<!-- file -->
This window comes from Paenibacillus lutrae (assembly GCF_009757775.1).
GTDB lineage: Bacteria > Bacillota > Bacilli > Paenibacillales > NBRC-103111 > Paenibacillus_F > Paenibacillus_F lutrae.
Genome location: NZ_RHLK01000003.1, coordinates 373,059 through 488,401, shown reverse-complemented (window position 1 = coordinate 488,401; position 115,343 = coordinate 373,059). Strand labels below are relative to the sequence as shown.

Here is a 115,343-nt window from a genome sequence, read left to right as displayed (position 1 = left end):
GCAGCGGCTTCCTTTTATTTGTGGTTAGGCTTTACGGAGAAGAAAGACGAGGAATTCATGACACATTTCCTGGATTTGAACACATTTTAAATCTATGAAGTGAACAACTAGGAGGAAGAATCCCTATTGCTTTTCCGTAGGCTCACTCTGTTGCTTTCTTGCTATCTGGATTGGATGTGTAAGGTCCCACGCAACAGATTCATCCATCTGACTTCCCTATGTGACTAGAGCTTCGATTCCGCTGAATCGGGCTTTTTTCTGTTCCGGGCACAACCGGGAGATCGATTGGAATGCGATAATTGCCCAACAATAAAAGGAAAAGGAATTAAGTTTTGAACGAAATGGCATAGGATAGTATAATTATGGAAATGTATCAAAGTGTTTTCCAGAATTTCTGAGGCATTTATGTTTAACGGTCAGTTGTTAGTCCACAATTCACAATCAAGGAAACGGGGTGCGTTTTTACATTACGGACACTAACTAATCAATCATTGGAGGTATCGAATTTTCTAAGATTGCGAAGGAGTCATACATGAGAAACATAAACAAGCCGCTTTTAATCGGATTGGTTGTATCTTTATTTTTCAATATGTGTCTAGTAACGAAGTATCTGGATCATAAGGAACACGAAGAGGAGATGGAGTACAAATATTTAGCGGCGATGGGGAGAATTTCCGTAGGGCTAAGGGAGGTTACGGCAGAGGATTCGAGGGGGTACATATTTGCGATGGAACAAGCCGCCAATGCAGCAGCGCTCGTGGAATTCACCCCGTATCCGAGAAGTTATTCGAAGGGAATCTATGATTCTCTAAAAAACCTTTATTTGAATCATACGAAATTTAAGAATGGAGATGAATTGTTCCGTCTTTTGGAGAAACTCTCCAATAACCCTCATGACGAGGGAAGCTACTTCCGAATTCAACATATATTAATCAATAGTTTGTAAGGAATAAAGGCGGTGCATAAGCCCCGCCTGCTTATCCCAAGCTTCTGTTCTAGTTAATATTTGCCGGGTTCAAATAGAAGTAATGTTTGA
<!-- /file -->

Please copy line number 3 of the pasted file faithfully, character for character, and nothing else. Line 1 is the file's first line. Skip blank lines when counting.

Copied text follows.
Genome location: NZ_RHLK01000003.1, coordinates 373,059 through 488,401, shown reverse-complemented (window position 1 = coordinate 488,401; position 115,343 = coordinate 373,059). Strand labels below are relative to the sequence as shown.